Written Words, Aloud

Of public readings.


May 19, 2014

Well, teaching. Grading. Theses. Office hours. Helping run a program. Conflict resolution. Visiting writers. National conference. University lit mag. Graduation. Publishing project soon to be announced. Kids.

Yes, but what else have I been up to? Did a mini-tour for the new book around our spring break, reading and signing in the Florida Panhandle, New Orleans, Lake Charles, Houston, and Austin. I enjoy reading, though there’s always a wisp of stress, the slight uncertainty of whether the audience will start looking at their phones, or drag me from behind the podium and run me out of town on a rail. Some of our MFA candidates dread their graduate readings unto death itself, and while we’re a mostly friendly mob, I get it.

(Most tips online about how to read one’s work don’t apply to literary writers: Keep readings to “2-4 minutes” and “say the words as what they are. ‘Cold’ should be spoken as if your breath was made of ice….” But it’s good advice not to be afraid, even of oozing: “Just write your heart out. I promise you that's what matters. I would much, much rather find a great, unusual, distinctive book by a phobic writer covered in oozing sores who lives in a closet than a decent but not amazingly original book….”)

Everyone I’ve met on the road couldn’t be nicer, more supportive or generous. My family went with me; we walked the white beaches of the Emerald Coast and sat at a sidewalk café in the Garden District, eating artisanal pizza and drinking New Orleans tap water from stoppered cobalt bottles. One might even say I started feeling human again.

Yet the reason for being (there) reminded me constantly of how odd the activity of public reading is. That is: Why read published work aloud? Isn’t the technology of ink on paper meant to capture what’s needed? Isn’t it even partly the measure of a writer that his pages convey intention? We say we like to hear the author read it as intended, but that’s also probably not as important for prose as it is for poetry.

I used to go to many readings when I lived in Chicago. Gwendolyn Brooks, who I had the honor of hosting as an undergrad, was a wonderful reader, and it was instructive to hear the rhythms she intended, lots of enjambment I hadn’t seen. But then there was the National Book Award-winning novelist without personality, and the Pulitzer winner who (badly) acted his short stories out as he read them (histrionically). Now I host three readings and attend six each year as part of my job, and all our guests, including Richard Bausch, Pam Houston, BH Fairchild, and Duff Brenna, have been excellent.

In the end people do or don’t enjoy hearing texts read aloud, I suppose, the way they either like illustrations in their books or don’t want to be distracted from what they’d imagined. I drift pleasurably at readings, plays, concerts, and lectures, and often feel myself coming to, wondering what happened in the time I was gone. Where was I in those lost moments?, I chide myself. (Lithuania, it turns out.)

When I was young, readings were celebrity sightings exactly analogous to seeing the actor who wasn't Mr. Whipple sitting in a sidewalk cafe in Santa Monica, and when my date pressed him to say why she knew him, he replied, "I've been in many, many things." Readings served my curiosity about the physical being whose work appeared on my bookshelf with the whisper of wings. I can attest, as a fan, that it’s a kick to walk up to TC Boyle and tell him how much you like that one story of his. (He looks puzzled over which one in a long career you mean. The one with the two guys who go to that thing, you say. He has no idea. You begin to doubt yourself. He looks at you intently, waiting.) Or to have gotten a first edition of Infinite Jest signed by David Foster Wallace to give to a friend. (You didn’t buy one for yourself. You didn’t care for the reading, you see. DFW. You didn’t care for his selection that day. The friend who has the book is selling it to fund his new business.)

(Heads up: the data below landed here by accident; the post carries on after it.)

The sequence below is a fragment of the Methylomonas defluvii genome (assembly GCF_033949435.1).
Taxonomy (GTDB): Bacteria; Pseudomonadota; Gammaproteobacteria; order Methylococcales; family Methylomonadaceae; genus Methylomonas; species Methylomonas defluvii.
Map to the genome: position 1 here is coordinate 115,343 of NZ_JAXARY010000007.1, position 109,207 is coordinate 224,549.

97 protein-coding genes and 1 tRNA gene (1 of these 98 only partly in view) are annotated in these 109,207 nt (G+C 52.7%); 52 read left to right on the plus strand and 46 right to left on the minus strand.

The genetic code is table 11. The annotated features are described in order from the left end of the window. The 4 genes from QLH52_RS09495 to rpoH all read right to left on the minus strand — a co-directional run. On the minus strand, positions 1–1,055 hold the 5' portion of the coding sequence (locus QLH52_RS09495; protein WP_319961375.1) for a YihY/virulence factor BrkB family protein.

There’s a standard format for literary readings that most everyone I’ve known follows: Brief intro, couple of shorter pieces or one long, topic- or craft-talk between, 30-40 minutes in a university setting (more like 20-30 in a bookstore), with Q & A after that. Oddly, many bookstores promote these readings as “talks.” What they probably have in mind is either certain kinds of nonfiction—self-help, political, motivational, near-death—or else those rare writers who are also performers, such as environmental/labor activist Jeff Biggers, or novelist and memoirist Scott McClanahan.

I know I’ll never be those guys, and so here’s Ben Myers in The Guardian: “The question is: do readers expect their writers to be performers too?” “We're living in era where a writer can't just write. They have to be out there. I understand that. Some would argue that readings are part of a writer's job…. I know I'm not shy, but reading something so personal as my own work? No. I would genuinely rather jiggle my bare genitals at an audience than do that. In fact, I'm available for bookings. Maybe not children's parties though.”

Then there’s Cheever: “We all have a power of control, it’s part of our lives: we have it in love, in work that we love doing. It’s a sense of ecstasy, as simple as that. The sense is that ‘this is my usefulness, and I can do it all the way through.’ It always leaves you feeling great. In short, you’ve made sense of your life.” One might apply this to doing readings as a desirable adjunct to writing the work. All it really takes is balls.


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